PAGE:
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Tax Reform Message from ACEC

Action Needed by You!

As you know, ACEC has had a major grassroots effort underway over the last few weeks in response to tax reform bills in the House and Senate that could disenfranchise large numbers of mid and smaller-sized engineering companies around the country. That effort has generated 4,500 contacts with House and Senate lawmakers so far, which has been critical in supplementing our lobbying efforts in Washington, but we need to continue to generate strong grassroots pressure to get the attention of lawmakers to the need to treatment firms of all sizes equitably. Please circulate this update to your members and direct them to our Action Alert Center to send letters to House and Senate offices. We are also targeting certain lawmakers in the House and Senate who have been particularly supportive over the years to our industry, and we will be following up with some of you individually to coordinate in this outreach.

A major part of the challenge is the speed at which Congressional leaders are pushing tax bills through the legislative process, where the goal of final passage before the end of the year appears to be more important than the substance of the reform. While we generally like the direction of the House and Senate bills in their treatment of larger engineering firms organized as C corporations, ACEC continues to have serious concerns over the treatment of engineering firms organized as "passthrough" businesses – S corporations, partnerships and LLCs. These types of businesses pay taxes through the individual tax filings of the firm owners, and are taxed within the applicable tax bracket for each owner. These firms also tend to be mid and smaller-sized firms and represent the bulk of ACEC's membership. For your reference, I'm attaching letters from ACEC CEO Dave Raymond to House and Senate offices that summarize our concerns. House Letter and Senate Letter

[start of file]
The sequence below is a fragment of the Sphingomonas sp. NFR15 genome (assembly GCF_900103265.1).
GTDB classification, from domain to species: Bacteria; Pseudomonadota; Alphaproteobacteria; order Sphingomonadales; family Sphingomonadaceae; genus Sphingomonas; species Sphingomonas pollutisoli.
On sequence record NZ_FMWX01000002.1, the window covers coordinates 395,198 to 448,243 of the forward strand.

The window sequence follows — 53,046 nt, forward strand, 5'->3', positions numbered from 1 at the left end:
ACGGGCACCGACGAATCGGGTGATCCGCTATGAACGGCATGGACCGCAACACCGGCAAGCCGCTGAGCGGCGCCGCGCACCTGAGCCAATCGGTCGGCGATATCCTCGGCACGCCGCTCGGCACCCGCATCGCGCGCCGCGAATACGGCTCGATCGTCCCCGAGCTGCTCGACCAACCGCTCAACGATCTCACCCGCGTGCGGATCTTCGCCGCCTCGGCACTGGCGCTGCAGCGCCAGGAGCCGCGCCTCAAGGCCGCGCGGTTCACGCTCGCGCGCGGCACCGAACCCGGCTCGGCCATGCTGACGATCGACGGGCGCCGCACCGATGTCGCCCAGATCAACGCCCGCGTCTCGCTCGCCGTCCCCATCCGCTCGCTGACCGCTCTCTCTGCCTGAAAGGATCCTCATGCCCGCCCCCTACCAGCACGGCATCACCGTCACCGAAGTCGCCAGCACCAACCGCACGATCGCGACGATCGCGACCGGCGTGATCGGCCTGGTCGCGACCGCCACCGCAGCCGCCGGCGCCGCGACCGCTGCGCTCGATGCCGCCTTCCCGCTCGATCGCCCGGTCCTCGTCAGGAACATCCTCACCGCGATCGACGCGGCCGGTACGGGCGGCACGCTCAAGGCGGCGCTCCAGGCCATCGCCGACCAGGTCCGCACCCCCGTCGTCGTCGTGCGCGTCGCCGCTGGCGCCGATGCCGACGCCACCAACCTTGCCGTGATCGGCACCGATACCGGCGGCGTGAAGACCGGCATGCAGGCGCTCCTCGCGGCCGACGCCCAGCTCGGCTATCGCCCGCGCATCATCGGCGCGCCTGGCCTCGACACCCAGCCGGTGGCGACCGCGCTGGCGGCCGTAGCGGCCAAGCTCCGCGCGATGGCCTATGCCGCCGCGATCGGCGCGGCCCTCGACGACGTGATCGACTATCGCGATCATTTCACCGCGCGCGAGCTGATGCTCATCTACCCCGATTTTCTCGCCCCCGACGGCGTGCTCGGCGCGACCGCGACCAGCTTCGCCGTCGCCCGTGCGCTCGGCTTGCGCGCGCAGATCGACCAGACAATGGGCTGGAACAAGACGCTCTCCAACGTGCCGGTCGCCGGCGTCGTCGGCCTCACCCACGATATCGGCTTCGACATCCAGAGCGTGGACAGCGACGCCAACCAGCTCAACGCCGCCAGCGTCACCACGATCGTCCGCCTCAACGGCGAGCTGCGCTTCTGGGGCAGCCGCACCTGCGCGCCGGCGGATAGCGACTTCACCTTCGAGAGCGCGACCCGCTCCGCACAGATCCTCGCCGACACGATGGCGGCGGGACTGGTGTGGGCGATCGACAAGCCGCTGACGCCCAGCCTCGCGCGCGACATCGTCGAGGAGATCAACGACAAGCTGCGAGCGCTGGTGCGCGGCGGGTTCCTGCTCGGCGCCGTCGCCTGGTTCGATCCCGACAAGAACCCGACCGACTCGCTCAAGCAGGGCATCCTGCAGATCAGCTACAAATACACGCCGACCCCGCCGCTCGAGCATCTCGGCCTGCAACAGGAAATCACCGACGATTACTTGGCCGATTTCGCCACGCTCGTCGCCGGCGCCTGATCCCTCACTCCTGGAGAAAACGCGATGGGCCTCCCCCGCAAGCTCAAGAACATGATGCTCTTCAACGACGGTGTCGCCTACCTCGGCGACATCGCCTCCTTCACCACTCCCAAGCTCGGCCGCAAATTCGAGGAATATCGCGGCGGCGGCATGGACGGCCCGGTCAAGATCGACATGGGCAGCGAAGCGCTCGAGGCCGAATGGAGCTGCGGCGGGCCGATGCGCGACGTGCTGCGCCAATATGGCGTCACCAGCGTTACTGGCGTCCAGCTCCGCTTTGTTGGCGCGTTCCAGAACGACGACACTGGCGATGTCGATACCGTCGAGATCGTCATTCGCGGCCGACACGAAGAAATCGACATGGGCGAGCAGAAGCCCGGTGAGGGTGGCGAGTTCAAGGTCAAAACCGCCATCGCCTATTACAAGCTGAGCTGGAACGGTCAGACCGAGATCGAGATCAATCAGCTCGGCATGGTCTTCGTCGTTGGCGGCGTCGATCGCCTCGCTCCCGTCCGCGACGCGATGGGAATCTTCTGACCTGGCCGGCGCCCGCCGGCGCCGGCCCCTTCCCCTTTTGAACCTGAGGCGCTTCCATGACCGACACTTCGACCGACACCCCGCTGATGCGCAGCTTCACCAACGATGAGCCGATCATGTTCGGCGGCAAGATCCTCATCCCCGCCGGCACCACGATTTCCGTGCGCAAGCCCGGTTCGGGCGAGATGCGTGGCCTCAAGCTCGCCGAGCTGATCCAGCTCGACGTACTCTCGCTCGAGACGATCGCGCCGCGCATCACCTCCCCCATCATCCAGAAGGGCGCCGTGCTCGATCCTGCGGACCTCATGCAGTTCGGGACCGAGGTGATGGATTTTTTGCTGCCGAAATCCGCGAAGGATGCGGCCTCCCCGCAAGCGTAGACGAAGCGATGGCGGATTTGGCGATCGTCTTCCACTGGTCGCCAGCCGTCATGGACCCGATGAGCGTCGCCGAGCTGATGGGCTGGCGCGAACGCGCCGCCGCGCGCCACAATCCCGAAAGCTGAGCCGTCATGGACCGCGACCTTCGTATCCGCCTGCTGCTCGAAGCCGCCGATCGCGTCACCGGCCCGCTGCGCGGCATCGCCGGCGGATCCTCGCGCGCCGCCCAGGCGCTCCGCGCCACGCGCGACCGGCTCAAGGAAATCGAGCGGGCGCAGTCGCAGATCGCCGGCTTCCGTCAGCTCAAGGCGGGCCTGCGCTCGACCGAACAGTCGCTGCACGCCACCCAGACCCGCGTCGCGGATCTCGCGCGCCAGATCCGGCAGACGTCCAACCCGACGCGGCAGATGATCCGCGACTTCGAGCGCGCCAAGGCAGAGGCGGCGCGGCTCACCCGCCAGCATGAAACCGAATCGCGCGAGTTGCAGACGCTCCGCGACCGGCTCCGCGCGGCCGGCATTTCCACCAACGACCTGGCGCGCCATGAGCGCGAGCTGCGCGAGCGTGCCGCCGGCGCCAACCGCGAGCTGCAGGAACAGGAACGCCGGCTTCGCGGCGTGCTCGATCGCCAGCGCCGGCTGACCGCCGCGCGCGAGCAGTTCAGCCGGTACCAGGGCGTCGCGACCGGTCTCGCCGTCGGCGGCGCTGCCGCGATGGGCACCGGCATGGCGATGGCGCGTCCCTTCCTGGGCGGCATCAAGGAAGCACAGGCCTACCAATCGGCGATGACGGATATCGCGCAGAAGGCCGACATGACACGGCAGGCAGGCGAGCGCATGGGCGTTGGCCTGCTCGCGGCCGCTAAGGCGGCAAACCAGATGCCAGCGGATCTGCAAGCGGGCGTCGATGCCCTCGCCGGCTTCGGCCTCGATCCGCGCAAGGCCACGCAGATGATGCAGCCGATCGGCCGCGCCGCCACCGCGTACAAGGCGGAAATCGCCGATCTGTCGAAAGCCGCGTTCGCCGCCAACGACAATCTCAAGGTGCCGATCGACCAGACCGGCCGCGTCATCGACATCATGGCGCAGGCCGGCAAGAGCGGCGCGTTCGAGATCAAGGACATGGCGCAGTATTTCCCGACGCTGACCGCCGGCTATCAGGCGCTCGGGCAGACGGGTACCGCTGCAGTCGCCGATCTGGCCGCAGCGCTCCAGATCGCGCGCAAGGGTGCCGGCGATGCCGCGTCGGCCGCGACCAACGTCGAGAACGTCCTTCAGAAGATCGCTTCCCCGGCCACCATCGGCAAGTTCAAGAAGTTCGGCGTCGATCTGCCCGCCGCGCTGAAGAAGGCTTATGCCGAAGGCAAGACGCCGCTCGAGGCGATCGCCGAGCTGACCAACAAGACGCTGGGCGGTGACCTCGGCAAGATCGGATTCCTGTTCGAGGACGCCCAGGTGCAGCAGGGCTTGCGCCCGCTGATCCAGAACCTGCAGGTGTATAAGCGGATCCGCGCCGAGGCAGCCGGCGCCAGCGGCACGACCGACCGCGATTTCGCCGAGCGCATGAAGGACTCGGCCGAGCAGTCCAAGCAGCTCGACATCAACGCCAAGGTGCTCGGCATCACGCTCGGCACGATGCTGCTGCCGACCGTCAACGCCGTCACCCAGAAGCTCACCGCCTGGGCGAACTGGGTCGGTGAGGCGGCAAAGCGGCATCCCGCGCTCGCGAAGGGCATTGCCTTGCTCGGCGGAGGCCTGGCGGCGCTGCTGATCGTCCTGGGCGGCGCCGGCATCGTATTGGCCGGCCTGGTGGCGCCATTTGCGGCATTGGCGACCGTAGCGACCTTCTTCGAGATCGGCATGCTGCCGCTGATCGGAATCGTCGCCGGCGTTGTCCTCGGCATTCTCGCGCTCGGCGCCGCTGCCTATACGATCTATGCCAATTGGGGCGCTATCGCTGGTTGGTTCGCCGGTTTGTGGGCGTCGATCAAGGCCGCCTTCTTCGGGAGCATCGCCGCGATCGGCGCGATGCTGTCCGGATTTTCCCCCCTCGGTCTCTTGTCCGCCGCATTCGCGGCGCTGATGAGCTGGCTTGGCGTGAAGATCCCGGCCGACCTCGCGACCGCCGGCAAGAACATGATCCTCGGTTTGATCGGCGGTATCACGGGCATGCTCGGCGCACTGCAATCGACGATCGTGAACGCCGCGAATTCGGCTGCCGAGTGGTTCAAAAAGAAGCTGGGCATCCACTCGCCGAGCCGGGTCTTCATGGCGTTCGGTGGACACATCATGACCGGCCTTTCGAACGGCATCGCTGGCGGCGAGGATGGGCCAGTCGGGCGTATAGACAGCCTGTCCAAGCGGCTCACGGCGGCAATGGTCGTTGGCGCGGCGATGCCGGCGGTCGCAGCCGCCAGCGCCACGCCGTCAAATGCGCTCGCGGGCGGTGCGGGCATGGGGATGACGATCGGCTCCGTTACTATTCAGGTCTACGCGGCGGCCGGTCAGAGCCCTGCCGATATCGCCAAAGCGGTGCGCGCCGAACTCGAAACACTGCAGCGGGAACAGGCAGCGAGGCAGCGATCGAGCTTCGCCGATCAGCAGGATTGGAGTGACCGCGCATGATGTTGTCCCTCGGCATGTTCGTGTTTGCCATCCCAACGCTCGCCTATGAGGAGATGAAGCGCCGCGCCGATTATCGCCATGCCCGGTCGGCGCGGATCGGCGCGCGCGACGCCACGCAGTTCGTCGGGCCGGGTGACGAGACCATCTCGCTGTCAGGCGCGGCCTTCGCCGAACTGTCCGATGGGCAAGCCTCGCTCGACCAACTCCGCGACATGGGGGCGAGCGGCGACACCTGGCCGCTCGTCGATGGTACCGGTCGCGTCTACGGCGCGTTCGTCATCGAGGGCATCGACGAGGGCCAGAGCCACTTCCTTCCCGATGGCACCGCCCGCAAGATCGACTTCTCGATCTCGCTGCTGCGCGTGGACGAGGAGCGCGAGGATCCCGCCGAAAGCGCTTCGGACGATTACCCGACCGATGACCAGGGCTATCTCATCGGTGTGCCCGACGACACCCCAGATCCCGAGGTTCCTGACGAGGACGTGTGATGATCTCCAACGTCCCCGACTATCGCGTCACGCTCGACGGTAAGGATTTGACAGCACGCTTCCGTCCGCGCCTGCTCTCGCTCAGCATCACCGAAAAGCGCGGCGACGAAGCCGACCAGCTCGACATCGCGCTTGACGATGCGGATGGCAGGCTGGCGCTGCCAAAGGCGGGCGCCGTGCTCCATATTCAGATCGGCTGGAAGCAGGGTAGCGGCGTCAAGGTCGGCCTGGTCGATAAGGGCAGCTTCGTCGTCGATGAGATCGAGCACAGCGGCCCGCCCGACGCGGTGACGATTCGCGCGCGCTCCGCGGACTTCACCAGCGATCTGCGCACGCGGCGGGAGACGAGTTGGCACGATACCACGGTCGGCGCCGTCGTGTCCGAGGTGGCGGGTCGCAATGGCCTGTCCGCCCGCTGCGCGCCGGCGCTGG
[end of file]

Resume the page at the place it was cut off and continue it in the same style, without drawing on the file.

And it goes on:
Both the House and Senate versions of the bill reduce the corporate tax rate from 35% to 20%, and the reduced rate is applied uniformly to all firms organized as C corporations, including engineering companies. Both bills preserve and maintain the ability of engineering firms to continue to use the cash method of accounting (where taxes are paid the year the firm is actually paid for delivering the service), as opposed to forcing firms to undergo the expensive process of switching to accrual accounting (where firms would be taxed the year the firm delivered the service), which was a critical ACEC priority going into this process.

The problems emerge in the bills' treatment of passthrough firms. The Senate bill, which could come to the floor this week, eliminates the current Section 199 domestic production activities deduction – which manufacturing, construction, architecture and engineering firms of all types qualify for and use -- and replaces it with a new 17.4 percent tax deduction available to all passthrough businesses. Initially the bill excluded most passthrough owners in certain professions from qualifying for the new deduction – lawyers, doctors, accountants, financial services, entertainment and sports celebrities, as well as architecture and engineering. In response to concerns raised by ACEC and other affected groups, the bill was modified in committee to allow engineering and other passthrough owners within this excluded group to claim the deduction for joint filers with incomes below $500,000 and individual filers with incomes below $250,000. According to various CPAs who work for engineering firms, this modification may cover a significant portion of engineering passthrough owners, but we remain concerned that the approach would leave many passthrough owners ineligible for the new deduction.

The House bill poses greater problems. Instead of a new deduction, the House bill creates a new tax rate of 25% for the business income of passthrough firms, but with the exception of very small passthrough businesses -- owners with incomes capped at $150,000 for joint filers and $75,000 for individual filers – engineering and the other "excluded" professions identified above are completely left out. We've made a strong case to the tax-writing Ways and Means Committee that excluding our industry from the reduced rate, together with the elimination of Section 199, would leave most engineering passthrough firms with a higher tax burden than they carry under current law.

That message is starting to resonate, but we need a continued strong grassroots push to reinforce our central message that all firms – regardless of firm size or tax structure – deserve equitable treatment in the tax code. Thank you for your attention and assistance, and please let me know if we can provide you with additional information.

Steve Hall

V.P. Government Affairs


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